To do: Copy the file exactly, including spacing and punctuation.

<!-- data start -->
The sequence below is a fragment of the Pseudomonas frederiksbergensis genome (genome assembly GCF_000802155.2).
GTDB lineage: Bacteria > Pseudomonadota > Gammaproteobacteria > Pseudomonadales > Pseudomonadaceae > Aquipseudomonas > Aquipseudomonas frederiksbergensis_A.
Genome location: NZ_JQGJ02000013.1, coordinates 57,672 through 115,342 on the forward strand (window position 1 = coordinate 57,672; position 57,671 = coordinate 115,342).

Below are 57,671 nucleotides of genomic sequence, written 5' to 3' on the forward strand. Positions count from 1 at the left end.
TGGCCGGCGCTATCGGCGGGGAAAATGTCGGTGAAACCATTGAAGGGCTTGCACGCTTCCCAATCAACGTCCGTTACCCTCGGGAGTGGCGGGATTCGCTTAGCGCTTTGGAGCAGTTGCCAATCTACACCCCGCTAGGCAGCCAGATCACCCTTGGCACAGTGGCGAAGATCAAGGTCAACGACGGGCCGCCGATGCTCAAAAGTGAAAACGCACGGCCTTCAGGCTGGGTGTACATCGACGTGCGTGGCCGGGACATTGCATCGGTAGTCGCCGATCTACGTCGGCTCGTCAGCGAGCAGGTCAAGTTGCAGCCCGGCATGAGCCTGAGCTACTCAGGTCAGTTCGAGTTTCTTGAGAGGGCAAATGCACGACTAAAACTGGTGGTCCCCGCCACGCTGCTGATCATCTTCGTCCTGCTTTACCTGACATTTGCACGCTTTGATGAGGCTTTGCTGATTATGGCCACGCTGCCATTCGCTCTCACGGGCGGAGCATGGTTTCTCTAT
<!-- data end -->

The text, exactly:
The sequence below is a fragment of the Pseudomonas frederiksbergensis genome (genome assembly GCF_000802155.2).
GTDB lineage: Bacteria > Pseudomonadota > Gammaproteobacteria > Pseudomonadales > Pseudomonadaceae > Aquipseudomonas > Aquipseudomonas frederiksbergensis_A.
Genome location: NZ_JQGJ02000013.1, coordinates 57,672 through 115,342 on the forward strand (window position 1 = coordinate 57,672; position 57,671 = coordinate 115,342).

Below are 57,671 nucleotides of genomic sequence, written 5' to 3' on the forward strand. Positions count from 1 at the left end.
TGGCCGGCGCTATCGGCGGGGAAAATGTCGGTGAAACCATTGAAGGGCTTGCACGCTTCCCAATCAACGTCCGTTACCCTCGGGAGTGGCGGGATTCGCTTAGCGCTTTGGAGCAGTTGCCAATCTACACCCCGCTAGGCAGCCAGATCACCCTTGGCACAGTGGCGAAGATCAAGGTCAACGACGGGCCGCCGATGCTCAAAAGTGAAAACGCACGGCCTTCAGGCTGGGTGTACATCGACGTGCGTGGCCGGGACATTGCATCGGTAGTCGCCGATCTACGTCGGCTCGTCAGCGAGCAGGTCAAGTTGCAGCCCGGCATGAGCCTGAGCTACTCAGGTCAGTTCGAGTTTCTTGAGAGGGCAAATGCACGACTAAAACTGGTGGTCCCCGCCACGCTGCTGATCATCTTCGTCCTGCTTTACCTGACATTTGCACGCTTTGATGAGGCTTTGCTGATTATGGCCACGCTGCCATTCGCTCTCACGGGCGGAGCATGGTTTCTCTAT